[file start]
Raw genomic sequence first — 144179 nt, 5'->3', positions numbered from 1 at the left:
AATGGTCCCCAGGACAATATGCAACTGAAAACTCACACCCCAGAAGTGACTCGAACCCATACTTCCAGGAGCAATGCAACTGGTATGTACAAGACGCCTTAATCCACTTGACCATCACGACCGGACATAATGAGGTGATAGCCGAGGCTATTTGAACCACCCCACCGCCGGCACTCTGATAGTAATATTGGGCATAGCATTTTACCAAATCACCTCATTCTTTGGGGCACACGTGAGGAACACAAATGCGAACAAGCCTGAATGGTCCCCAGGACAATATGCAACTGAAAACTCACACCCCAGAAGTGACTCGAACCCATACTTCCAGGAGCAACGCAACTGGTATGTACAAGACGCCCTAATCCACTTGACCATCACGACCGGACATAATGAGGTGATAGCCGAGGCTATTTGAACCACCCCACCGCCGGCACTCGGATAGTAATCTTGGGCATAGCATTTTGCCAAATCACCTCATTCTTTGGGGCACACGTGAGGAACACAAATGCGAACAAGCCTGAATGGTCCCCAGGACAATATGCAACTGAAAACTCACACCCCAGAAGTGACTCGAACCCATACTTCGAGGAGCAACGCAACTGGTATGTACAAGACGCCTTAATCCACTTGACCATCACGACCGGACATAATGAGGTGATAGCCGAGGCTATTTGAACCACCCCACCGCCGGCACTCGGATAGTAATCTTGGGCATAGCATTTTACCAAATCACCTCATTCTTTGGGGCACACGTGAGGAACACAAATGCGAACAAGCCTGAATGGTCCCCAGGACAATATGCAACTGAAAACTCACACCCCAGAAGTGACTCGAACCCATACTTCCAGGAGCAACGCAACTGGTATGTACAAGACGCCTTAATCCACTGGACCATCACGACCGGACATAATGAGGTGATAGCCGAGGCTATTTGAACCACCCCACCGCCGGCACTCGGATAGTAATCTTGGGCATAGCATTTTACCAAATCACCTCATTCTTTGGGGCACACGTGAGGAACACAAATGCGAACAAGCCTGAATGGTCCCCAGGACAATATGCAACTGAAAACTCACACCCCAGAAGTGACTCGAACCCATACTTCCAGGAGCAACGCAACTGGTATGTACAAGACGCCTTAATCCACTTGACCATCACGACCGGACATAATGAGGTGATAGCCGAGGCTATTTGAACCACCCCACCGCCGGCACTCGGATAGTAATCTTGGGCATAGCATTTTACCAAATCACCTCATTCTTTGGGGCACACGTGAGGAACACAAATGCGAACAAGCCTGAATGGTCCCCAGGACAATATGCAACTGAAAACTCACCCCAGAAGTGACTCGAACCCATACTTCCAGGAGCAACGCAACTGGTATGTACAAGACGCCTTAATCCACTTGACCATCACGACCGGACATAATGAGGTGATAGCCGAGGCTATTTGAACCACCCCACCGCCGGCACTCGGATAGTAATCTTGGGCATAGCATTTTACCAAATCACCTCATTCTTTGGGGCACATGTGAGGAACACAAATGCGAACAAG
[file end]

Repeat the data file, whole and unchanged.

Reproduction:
Raw genomic sequence first — 144179 nt, 5'->3', positions numbered from 1 at the left:
AATGGTCCCCAGGACAATATGCAACTGAAAACTCACACCCCAGAAGTGACTCGAACCCATACTTCCAGGAGCAATGCAACTGGTATGTACAAGACGCCTTAATCCACTTGACCATCACGACCGGACATAATGAGGTGATAGCCGAGGCTATTTGAACCACCCCACCGCCGGCACTCTGATAGTAATATTGGGCATAGCATTTTACCAAATCACCTCATTCTTTGGGGCACACGTGAGGAACACAAATGCGAACAAGCCTGAATGGTCCCCAGGACAATATGCAACTGAAAACTCACACCCCAGAAGTGACTCGAACCCATACTTCCAGGAGCAACGCAACTGGTATGTACAAGACGCCCTAATCCACTTGACCATCACGACCGGACATAATGAGGTGATAGCCGAGGCTATTTGAACCACCCCACCGCCGGCACTCGGATAGTAATCTTGGGCATAGCATTTTGCCAAATCACCTCATTCTTTGGGGCACACGTGAGGAACACAAATGCGAACAAGCCTGAATGGTCCCCAGGACAATATGCAACTGAAAACTCACACCCCAGAAGTGACTCGAACCCATACTTCGAGGAGCAACGCAACTGGTATGTACAAGACGCCTTAATCCACTTGACCATCACGACCGGACATAATGAGGTGATAGCCGAGGCTATTTGAACCACCCCACCGCCGGCACTCGGATAGTAATCTTGGGCATAGCATTTTACCAAATCACCTCATTCTTTGGGGCACACGTGAGGAACACAAATGCGAACAAGCCTGAATGGTCCCCAGGACAATATGCAACTGAAAACTCACACCCCAGAAGTGACTCGAACCCATACTTCCAGGAGCAACGCAACTGGTATGTACAAGACGCCTTAATCCACTGGACCATCACGACCGGACATAATGAGGTGATAGCCGAGGCTATTTGAACCACCCCACCGCCGGCACTCGGATAGTAATCTTGGGCATAGCATTTTACCAAATCACCTCATTCTTTGGGGCACACGTGAGGAACACAAATGCGAACAAGCCTGAATGGTCCCCAGGACAATATGCAACTGAAAACTCACACCCCAGAAGTGACTCGAACCCATACTTCCAGGAGCAACGCAACTGGTATGTACAAGACGCCTTAATCCACTTGACCATCACGACCGGACATAATGAGGTGATAGCCGAGGCTATTTGAACCACCCCACCGCCGGCACTCGGATAGTAATCTTGGGCATAGCATTTTACCAAATCACCTCATTCTTTGGGGCACACGTGAGGAACACAAATGCGAACAAGCCTGAATGGTCCCCAGGACAATATGCAACTGAAAACTCACCCCAGAAGTGACTCGAACCCATACTTCCAGGAGCAACGCAACTGGTATGTACAAGACGCCTTAATCCACTTGACCATCACGACCGGACATAATGAGGTGATAGCCGAGGCTATTTGAACCACCCCACCGCCGGCACTCGGATAGTAATCTTGGGCATAGCATTTTACCAAATCACCTCATTCTTTGGGGCACATGTGAGGAACACAAATGCGAACAAG